“Census data was manipulated to erase us first from the statistics – and then from the history books,” says Gomes. “From the end of the 19th century the state meticulously began to make us invisible to present Argentina as homogeneous and of European descent.”
Argentina’s “whitening process” has been studied in depth by US academic Erika Edwards in her book Hiding in Plain Sight, published last year by University of Alabama Press.
“The whitening project was a successful endeavor in terms of the erasure of blackness,” said Edwards. “The idea that somebody could be the descendant of a slave is just not there.”
That belief in a strictly European Argentina continues to percolate. “We are all descendants from Europe,” said President Mauricio Macri at the 2018 World Economic Forum in Davos.
It wasn’t until the 2010 census that an option was included for Argentinians wishing to self-identify as Afro-descendants. “That inclusion was very important but unfortunately it was restricted to only a small segment of the population, with the resulting projection suggesting that only half a percent of the population self-identify that way,” said Gomes.
Delgado and Gomes prefer data from a 2005 study conducted by Afro-descendant researchers that projects 5% of the population as having at least one African forebear.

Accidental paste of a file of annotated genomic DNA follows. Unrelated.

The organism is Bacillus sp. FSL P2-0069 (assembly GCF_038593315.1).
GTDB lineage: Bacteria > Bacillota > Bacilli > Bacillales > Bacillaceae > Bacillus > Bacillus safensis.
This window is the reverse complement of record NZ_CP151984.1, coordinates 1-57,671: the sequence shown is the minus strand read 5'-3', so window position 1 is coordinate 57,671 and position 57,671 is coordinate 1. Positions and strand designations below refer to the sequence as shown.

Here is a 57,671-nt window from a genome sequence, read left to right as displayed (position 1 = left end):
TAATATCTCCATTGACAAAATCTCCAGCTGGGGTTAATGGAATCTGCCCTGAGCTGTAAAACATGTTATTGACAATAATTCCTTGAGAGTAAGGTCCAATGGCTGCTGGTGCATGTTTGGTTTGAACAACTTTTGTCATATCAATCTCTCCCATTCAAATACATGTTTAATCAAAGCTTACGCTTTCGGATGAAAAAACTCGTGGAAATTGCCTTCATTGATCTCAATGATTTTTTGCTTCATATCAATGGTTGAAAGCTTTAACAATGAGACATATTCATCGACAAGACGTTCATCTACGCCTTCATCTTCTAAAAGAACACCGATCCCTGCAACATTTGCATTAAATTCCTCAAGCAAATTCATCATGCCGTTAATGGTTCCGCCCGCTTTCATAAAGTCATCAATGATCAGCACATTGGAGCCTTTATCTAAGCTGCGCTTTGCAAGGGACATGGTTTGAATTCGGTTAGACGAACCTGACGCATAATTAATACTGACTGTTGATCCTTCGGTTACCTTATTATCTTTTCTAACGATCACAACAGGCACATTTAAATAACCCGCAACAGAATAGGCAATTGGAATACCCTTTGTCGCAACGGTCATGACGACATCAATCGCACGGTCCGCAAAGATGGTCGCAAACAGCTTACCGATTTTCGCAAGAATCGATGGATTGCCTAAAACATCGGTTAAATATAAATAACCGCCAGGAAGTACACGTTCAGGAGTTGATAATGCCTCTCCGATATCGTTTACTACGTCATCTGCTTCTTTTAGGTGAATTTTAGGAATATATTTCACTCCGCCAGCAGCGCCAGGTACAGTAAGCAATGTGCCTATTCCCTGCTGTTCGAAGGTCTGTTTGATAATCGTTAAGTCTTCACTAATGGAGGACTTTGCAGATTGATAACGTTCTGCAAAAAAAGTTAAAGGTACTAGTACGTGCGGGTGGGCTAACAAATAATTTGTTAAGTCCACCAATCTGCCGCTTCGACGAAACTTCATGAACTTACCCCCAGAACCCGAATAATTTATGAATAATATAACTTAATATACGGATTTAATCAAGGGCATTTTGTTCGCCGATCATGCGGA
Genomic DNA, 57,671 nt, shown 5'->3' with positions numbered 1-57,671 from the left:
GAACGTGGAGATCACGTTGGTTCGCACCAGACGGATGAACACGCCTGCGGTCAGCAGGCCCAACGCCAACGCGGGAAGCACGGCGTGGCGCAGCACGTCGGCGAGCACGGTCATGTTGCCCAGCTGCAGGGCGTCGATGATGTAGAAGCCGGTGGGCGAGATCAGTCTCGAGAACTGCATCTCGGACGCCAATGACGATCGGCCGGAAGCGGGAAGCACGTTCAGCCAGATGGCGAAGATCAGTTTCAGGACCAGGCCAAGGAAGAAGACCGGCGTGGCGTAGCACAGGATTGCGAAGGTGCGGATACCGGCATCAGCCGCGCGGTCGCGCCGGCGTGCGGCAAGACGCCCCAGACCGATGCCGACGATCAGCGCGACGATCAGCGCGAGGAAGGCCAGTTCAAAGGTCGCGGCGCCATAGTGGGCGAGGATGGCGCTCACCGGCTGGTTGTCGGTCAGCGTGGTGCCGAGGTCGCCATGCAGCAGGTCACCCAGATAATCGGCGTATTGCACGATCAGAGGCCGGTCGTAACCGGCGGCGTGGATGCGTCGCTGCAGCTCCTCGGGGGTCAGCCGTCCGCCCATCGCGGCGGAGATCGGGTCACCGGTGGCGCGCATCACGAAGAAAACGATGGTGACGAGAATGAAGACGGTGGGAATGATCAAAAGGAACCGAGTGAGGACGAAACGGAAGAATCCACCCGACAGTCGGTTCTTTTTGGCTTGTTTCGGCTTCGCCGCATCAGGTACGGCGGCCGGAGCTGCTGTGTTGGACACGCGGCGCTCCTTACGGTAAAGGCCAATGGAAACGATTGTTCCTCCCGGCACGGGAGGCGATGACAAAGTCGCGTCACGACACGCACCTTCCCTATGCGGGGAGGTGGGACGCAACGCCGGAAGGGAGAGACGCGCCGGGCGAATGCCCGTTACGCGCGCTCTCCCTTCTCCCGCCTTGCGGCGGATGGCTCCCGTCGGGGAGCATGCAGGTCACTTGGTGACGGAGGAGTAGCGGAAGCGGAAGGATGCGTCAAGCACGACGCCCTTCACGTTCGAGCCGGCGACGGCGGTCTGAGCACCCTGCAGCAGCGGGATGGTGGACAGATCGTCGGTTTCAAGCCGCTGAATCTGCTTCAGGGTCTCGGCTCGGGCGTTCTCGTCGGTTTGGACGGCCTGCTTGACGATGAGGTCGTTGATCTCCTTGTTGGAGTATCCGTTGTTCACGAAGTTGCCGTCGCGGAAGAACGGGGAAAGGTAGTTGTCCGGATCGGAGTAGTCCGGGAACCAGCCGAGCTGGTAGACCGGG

A genetic study conducted by the University of Brasília in 2008 reached a different conclusion, finding that 9% of current-day Argentinians are of African ancestry.
Argentina’s pro-European immigration policy was initiated under its 1853 constitution at a time when the country’s post-independence thinkers and politicians were obsessed with the dichotomy of Civilization and Barbarism – the title of a 1845 book by Domingo Sarmiento, the country’s seventh president. In this Manichean view, Afro-descendants were placed squarely on the barbarism end of the scale.
“If it was not possible to physically eliminate Argentina’s Afro-descendants, the decision was to at least eliminate them symbolically, to create a discourse that there are no blacks in Argentina, that Brazil has that problem,” says Edwards.
The entrenched poverty of many Afro-descendants goes hand in hand with Argentina’s structural racism, says Delgado.
“There are no black journalists or politicians, but Argentina’s poor barrios are full of Afro-descendants. So are our prisons, just like in the United States.”
Most present-day Afro-descendants are of mixed race because of inter-marriage between the male European immigrants who arrived after 1850 and Argentinian women of African descent.
“In the US, a drop of black blood makes you black, but in Argentina a drop of white blood makes you white,” said Gomes. “In a society where Afro-descendants were marginalized, many Afro-descendant families emphasized their whiteness to save themselves. They ripped up old photos and denied the existence of a black relative.”
The popularity of the two academics’ courses suggest that Argentina is finally opening up a long-postponed debate about race and identity.
“It’s time for Argentinians to take their black grandmother out of the closet,” said Delgado.